Referring to FIG. 6, each of the like elemental resolution areas r11-an of the photoconductor 32 may be simulated by a smal capacitor shunted by a resistor, representing, respectively, the surface of 32 to mesh 31 capacitance and the resistance of the photoconductor at that point. The electrons flowing between photocathode 36 and the elemental areas r11-an constitute parallel conductive connections of low resistance R between these areas and the photocathode. The photocathode 36 has a potential of 1547, the potential of point 47 in FIG. 5, and mesh 31 has a small potential of +En, the potential of point 52 in FIG. 5. Step 1 is made long enough for each elemental capacitor c to charge to a potential of Since r is inversely related to the intensity of the infrared image at the particular point on the photoconductor 32, the charges reached by the capacitors c will vary inversely with the infrared intensity in the image and the surface of photoconductor 32 will have a negative potential pattern corresponding inversely to the image intensity pattern.

The Step 1 portion of FIG. 7 illustrates the above described operation for a single elemental area.

In an alternative method to the above, the same negative potentials at the elemental areas could be obtained by having the photocathode 36 at ground potential and applying a positive pulse to mesh 31. che elemental capacitors would rapidly charge through the low resistance of the electron stream but could discharge after the pulse is removed only through the resistance of the photoconductor. This mode of operation could be accomplished in FIG. 5 by placing contact 47 at ground potential and,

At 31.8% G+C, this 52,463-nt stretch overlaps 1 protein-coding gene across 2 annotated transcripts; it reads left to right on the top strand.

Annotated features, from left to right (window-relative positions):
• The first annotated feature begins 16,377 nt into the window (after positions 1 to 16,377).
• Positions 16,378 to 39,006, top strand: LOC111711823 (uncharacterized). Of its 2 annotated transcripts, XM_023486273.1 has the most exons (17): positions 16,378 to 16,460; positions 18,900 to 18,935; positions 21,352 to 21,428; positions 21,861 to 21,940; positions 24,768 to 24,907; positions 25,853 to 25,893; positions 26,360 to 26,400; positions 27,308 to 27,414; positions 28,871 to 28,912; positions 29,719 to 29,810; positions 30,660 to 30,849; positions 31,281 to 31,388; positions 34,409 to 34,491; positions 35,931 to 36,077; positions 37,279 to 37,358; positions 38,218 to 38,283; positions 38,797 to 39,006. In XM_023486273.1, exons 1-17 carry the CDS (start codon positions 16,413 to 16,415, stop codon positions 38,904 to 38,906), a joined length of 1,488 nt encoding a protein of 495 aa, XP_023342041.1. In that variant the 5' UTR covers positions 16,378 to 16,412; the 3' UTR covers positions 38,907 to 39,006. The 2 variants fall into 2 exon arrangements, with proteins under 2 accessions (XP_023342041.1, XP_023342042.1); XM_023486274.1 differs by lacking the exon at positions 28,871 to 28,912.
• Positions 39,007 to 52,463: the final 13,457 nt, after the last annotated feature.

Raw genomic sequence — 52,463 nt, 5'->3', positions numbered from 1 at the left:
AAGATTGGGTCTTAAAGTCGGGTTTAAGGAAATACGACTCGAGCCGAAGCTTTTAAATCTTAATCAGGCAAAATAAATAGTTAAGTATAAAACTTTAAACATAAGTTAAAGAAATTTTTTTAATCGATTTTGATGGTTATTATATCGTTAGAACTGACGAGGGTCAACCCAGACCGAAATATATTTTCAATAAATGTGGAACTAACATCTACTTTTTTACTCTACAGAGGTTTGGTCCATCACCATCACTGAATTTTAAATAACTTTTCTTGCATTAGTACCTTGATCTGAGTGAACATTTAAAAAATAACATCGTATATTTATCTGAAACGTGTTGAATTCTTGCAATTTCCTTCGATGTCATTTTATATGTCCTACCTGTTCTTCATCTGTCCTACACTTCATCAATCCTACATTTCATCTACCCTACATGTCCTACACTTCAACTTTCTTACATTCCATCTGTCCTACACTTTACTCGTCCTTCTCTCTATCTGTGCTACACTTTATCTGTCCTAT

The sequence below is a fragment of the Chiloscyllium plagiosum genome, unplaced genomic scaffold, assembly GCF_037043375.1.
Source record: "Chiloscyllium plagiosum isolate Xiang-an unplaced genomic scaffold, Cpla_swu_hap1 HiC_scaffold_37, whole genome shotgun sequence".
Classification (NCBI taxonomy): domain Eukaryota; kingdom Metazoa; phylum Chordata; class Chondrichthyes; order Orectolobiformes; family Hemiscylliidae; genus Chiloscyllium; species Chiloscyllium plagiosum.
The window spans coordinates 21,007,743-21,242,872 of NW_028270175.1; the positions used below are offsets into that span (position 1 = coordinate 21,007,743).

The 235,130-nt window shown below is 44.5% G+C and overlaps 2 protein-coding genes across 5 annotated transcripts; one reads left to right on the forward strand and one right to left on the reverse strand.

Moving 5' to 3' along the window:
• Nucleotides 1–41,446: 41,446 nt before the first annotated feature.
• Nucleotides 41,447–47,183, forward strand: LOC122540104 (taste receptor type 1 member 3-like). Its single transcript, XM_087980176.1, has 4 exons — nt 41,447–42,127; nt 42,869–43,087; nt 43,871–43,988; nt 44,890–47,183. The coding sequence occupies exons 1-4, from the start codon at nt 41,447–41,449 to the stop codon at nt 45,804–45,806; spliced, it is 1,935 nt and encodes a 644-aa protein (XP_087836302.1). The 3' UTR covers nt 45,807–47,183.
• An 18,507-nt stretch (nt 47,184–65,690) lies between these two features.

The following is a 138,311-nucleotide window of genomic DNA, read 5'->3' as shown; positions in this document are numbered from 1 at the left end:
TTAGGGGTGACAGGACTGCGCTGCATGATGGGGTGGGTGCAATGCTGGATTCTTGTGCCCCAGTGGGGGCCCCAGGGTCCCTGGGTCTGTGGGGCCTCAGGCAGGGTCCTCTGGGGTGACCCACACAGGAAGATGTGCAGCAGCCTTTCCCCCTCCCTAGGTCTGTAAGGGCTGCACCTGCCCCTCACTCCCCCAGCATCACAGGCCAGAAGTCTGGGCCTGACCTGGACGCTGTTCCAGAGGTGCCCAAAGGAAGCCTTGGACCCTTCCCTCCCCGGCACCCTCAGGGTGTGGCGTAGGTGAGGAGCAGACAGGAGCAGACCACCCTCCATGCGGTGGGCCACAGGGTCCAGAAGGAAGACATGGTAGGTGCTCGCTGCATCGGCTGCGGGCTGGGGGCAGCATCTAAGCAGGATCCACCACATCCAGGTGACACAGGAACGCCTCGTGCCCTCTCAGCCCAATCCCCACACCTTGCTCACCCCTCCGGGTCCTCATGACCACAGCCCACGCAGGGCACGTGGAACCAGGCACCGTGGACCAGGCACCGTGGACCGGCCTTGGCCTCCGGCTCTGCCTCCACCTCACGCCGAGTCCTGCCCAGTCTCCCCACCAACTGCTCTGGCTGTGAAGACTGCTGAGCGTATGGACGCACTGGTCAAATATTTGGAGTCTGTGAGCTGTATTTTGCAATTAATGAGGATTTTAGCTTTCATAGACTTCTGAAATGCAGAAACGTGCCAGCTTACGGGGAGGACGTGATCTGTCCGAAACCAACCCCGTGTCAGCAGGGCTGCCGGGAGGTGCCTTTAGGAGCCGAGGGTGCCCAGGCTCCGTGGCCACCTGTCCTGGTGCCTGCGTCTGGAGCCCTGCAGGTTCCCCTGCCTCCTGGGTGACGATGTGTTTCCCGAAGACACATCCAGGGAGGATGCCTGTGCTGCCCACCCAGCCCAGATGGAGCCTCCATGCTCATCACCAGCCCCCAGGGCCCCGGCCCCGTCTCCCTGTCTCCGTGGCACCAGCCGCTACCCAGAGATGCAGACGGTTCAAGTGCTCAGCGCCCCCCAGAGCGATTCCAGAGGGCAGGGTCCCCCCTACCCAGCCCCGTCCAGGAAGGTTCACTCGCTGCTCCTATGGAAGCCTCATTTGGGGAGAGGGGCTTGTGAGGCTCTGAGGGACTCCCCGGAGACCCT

contact 51 at a higher positive potential.

Step 2 The purpose of this step is to increase the contrast in the negative potential image on the surface of photoconductor 32. During this step, switch 46 is on its b contacts which deenergizes light source 40, grounds photocathode 36 and places a negative bias on grid 37 to prevent any possible emission from the photocathode. Since 11--1'n differ in accordance with the infrared intensity distribution and since cl-cn are all of the same value, the time constants r1c1rncn differ and the capacitors discharge at different rates. The discharge of a single capacitor is illustrated in the Step 2 portion of FIG. 7. By proper choice of the time interval for Step 2 the difference in discharge rates will result in a wider range of potentials on the surface of photoconductor 32 than was present at the start of the step.